The addition of Linux
to my technology repertoire led to a quick visit to Albuquerque's
Kirtland Air Force Base, home
of Sandia National Labs. I was
there to deliver a few pithy phrases concerning our plans for the
world's most popular
operating system. Discretion kept me from bringing a camera onsite
with me. (Well, that and the fear of a close encounter with the FBI.)
So we'll have to settle for this picture from my departing flight. A
pity, really; there were some awfully photogenic aircraft sitting
around the base.
In giving me directions to the base, our sales critter didn't tell me
to head east or make a left; he said to go toward the mountain.
Sandia Peak rises five thousand feet above Albuquerque, itself already
a mile above sea level. The peak is home to the world's longest
aerial tramway, a fifteen minute journey from the west across some
remarkably rugged terrain. There are two ski lifts on the eastern
side of the mountain, which weren't getting a whole lot of use on that
particular day. I guess skiing over dirt and gravel didn't appeal.
Not having the time to explore the wonders of Santa Fe an hour's drive
to the northeast, I had to settle for the old part of Albuquerque. I
felt like a native, pulling up to the town square in my (rented) Chevy
Blazer, a vehicle that felt like a monster until I made the mistake of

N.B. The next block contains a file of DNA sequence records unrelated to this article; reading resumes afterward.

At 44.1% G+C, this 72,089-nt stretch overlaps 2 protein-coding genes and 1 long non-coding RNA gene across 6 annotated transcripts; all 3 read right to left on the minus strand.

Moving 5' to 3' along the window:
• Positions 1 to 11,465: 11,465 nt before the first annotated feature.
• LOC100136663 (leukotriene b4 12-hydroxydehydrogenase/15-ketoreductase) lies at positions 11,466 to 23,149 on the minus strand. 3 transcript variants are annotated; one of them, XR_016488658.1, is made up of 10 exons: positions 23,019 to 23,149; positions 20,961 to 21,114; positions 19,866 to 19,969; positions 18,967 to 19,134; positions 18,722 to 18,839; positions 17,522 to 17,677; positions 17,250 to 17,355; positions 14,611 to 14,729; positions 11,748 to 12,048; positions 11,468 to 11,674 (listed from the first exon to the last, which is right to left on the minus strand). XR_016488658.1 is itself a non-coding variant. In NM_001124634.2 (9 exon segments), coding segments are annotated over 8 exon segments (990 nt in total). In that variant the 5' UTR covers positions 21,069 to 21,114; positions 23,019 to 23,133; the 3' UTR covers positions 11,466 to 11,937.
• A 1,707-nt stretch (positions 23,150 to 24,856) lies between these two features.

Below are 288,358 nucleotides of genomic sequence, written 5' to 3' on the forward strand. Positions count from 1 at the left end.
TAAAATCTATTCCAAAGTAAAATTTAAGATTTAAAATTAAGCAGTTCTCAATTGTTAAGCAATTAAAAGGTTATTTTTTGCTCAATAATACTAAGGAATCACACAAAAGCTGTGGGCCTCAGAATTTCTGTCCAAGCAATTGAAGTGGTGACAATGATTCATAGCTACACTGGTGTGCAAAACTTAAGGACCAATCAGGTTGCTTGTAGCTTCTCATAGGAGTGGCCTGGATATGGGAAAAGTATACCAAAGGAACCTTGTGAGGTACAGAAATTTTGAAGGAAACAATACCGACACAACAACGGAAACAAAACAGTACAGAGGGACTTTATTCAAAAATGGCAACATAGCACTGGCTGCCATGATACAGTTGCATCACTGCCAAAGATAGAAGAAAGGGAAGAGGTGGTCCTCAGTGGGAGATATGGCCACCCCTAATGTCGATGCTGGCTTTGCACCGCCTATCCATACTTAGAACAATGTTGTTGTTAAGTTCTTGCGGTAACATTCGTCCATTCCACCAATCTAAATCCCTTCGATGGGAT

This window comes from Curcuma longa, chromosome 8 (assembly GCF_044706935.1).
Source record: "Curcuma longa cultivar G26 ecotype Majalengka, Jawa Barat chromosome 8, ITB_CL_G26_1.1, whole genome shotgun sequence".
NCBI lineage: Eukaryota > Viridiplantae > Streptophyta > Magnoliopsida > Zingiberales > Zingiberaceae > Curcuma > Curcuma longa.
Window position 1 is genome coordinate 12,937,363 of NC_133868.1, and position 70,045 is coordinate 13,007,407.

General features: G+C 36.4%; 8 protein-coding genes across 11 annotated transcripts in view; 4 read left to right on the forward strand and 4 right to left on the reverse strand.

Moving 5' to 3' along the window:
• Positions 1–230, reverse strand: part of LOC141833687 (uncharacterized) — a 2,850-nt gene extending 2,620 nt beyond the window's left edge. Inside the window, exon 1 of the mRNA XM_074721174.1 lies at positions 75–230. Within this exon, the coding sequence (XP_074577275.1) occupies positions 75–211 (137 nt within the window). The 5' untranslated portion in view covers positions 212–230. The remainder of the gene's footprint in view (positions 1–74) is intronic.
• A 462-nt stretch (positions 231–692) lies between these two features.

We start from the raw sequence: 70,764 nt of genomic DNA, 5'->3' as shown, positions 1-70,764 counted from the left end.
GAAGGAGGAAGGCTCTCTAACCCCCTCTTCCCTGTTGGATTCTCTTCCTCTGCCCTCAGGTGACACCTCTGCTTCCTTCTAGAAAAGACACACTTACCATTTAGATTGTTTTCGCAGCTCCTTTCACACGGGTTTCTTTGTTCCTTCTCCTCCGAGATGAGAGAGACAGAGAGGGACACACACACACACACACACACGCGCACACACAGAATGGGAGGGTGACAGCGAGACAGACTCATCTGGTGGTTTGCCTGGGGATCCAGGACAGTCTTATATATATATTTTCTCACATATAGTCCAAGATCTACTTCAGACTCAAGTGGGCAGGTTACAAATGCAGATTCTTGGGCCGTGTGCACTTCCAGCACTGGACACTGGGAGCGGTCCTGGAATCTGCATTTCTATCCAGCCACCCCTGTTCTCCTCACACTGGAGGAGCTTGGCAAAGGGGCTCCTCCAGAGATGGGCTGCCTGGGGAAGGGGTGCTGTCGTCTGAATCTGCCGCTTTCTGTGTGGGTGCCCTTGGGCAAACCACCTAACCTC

parking next to a Lincoln Navigator. I even managed to parallel park
on the first try. On the left side of the road, no less! Then I was
off on foot to wander among a fantastic combination of old, restored
and more modern structures in the traditional southwestern style. Too
bad I arrived after many of the stores had closed; I could easily have
done some financial damage given a little more time and a little more
In driving around Albuquerque, I was surprised by all the adobe (or at
least adobe-looking) houses and other buildings. And not just the
historic ones, like the 18th century church of San Felipe de Neri that
faces the old town's plaza. Maybe my surprise comes from living in
California too long, where you see just about every style (and quite a
few with no style at all). But even modern houses here look like
stylized versions of something
de la Vega would have recognized. There's something admirable in
a place that works so hard to maintains a style but somehow avoids
descending into Disneyesque parody.
I always wondered where Chuck Jones got the locations for his
Roadrunner cartoons. Now I know. Like John Ford and many moviemakers
since, Jones was inspired by the utter unreality of places like
Monument Valley in the desert between southeastern Utah and northeastern
Arizona. I'd left Flagstaff
while the morning was still cool, had breakfast in a Navajo town called
Tuba City and got to the incredible rock formations of the Valley by
late morning. The formations aren't so numerous as in the cartoons.
But the sky is as blue, the rocks as red and the feeling of endless
vistas just as pervasive. I even saw some roadrunners go rushing by.
But not a coyote in sight, with or without Acme paraphernalia.
My plan was to get to
Durango in southwestern